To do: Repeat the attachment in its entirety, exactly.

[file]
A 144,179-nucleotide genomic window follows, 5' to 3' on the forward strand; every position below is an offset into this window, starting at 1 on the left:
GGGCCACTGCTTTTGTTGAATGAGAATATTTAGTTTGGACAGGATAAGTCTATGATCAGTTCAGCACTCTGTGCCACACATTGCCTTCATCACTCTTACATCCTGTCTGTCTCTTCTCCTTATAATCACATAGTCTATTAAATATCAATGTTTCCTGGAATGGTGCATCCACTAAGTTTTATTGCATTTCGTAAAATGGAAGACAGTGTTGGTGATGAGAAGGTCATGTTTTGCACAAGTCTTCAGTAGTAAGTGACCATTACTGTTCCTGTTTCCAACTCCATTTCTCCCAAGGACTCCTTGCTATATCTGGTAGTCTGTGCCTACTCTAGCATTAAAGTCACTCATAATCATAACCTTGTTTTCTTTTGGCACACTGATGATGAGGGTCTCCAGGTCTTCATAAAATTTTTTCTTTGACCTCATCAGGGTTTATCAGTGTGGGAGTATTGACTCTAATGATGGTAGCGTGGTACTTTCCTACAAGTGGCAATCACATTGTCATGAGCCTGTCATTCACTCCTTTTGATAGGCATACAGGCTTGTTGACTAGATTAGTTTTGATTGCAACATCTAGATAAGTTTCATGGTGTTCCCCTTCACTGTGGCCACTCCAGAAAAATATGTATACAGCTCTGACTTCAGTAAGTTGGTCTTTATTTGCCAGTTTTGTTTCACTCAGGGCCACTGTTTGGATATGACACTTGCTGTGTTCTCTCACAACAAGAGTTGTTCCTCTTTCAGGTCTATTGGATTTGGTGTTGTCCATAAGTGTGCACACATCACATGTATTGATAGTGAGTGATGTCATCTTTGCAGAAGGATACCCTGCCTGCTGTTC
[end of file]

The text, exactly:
A 144,179-nucleotide genomic window follows, 5' to 3' on the forward strand; every position below is an offset into this window, starting at 1 on the left:
GGGCCACTGCTTTTGTTGAATGAGAATATTTAGTTTGGACAGGATAAGTCTATGATCAGTTCAGCACTCTGTGCCACACATTGCCTTCATCACTCTTACATCCTGTCTGTCTCTTCTCCTTATAATCACATAGTCTATTAAATATCAATGTTTCCTGGAATGGTGCATCCACTAAGTTTTATTGCATTTCGTAAAATGGAAGACAGTGTTGGTGATGAGAAGGTCATGTTTTGCACAAGTCTTCAGTAGTAAGTGACCATTACTGTTCCTGTTTCCAACTCCATTTCTCCCAAGGACTCCTTGCTATATCTGGTAGTCTGTGCCTACTCTAGCATTAAAGTCACTCATAATCATAACCTTGTTTTCTTTTGGCACACTGATGATGAGGGTCTCCAGGTCTTCATAAAATTTTTTCTTTGACCTCATCAGGGTTTATCAGTGTGGGAGTATTGACTCTAATGATGGTAGCGTGGTACTTTCCTACAAGTGGCAATCACATTGTCATGAGCCTGTCATTCACTCCTTTTGATAGGCATACAGGCTTGTTGACTAGATTAGTTTTGATTGCAACATCTAGATAAGTTTCATGGTGTTCCCCTTCACTGTGGCCACTCCAGAAAAATATGTATACAGCTCTGACTTCAGTAAGTTGGTCTTTATTTGCCAGTTTTGTTTCACTCAGGGCCACTGTTTGGATATGACACTTGCTGTGTTCTCTCACAACAAGAGTTGTTCCTCTTTCAGGTCTATTGGATTTGGTGTTGTCCATAAGTGTGCACACATCACATGTATTGATAGTGAGTGATGTCATCTTTGCAGAAGGATACCCTGCCTGCTGTTC